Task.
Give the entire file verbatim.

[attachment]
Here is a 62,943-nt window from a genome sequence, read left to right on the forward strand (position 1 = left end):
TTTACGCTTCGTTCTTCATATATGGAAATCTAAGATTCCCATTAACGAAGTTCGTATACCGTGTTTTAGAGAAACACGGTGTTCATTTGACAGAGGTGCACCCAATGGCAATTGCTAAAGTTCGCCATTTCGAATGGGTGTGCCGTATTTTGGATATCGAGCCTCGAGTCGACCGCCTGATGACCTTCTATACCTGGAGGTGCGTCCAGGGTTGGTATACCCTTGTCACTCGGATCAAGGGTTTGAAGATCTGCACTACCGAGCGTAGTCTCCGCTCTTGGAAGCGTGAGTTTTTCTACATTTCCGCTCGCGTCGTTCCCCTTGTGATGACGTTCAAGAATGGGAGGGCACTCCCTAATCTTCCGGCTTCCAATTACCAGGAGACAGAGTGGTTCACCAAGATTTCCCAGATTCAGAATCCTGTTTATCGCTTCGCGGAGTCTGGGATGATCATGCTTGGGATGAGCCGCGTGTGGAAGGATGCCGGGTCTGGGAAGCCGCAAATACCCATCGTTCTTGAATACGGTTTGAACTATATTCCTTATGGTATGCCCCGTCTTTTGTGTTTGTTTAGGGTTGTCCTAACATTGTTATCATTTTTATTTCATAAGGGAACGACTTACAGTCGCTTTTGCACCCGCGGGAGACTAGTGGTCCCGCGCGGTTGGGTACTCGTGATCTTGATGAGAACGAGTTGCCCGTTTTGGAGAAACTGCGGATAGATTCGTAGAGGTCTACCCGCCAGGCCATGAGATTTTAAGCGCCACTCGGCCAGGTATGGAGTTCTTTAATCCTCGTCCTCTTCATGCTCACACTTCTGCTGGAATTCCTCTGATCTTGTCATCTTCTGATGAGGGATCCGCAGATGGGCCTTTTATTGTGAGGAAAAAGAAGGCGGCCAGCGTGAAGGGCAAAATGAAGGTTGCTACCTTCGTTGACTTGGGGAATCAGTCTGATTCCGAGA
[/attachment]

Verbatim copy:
Here is a 62,943-nt window from a genome sequence, read left to right on the forward strand (position 1 = left end):
TTTACGCTTCGTTCTTCATATATGGAAATCTAAGATTCCCATTAACGAAGTTCGTATACCGTGTTTTAGAGAAACACGGTGTTCATTTGACAGAGGTGCACCCAATGGCAATTGCTAAAGTTCGCCATTTCGAATGGGTGTGCCGTATTTTGGATATCGAGCCTCGAGTCGACCGCCTGATGACCTTCTATACCTGGAGGTGCGTCCAGGGTTGGTATACCCTTGTCACTCGGATCAAGGGTTTGAAGATCTGCACTACCGAGCGTAGTCTCCGCTCTTGGAAGCGTGAGTTTTTCTACATTTCCGCTCGCGTCGTTCCCCTTGTGATGACGTTCAAGAATGGGAGGGCACTCCCTAATCTTCCGGCTTCCAATTACCAGGAGACAGAGTGGTTCACCAAGATTTCCCAGATTCAGAATCCTGTTTATCGCTTCGCGGAGTCTGGGATGATCATGCTTGGGATGAGCCGCGTGTGGAAGGATGCCGGGTCTGGGAAGCCGCAAATACCCATCGTTCTTGAATACGGTTTGAACTATATTCCTTATGGTATGCCCCGTCTTTTGTGTTTGTTTAGGGTTGTCCTAACATTGTTATCATTTTTATTTCATAAGGGAACGACTTACAGTCGCTTTTGCACCCGCGGGAGACTAGTGGTCCCGCGCGGTTGGGTACTCGTGATCTTGATGAGAACGAGTTGCCCGTTTTGGAGAAACTGCGGATAGATTCGTAGAGGTCTACCCGCCAGGCCATGAGATTTTAAGCGCCACTCGGCCAGGTATGGAGTTCTTTAATCCTCGTCCTCTTCATGCTCACACTTCTGCTGGAATTCCTCTGATCTTGTCATCTTCTGATGAGGGATCCGCAGATGGGCCTTTTATTGTGAGGAAAAAGAAGGCGGCCAGCGTGAAGGGCAAAATGAAGGTTGCTACCTTCGTTGACTTGGGGAATCAGTCTGATTCCGAGA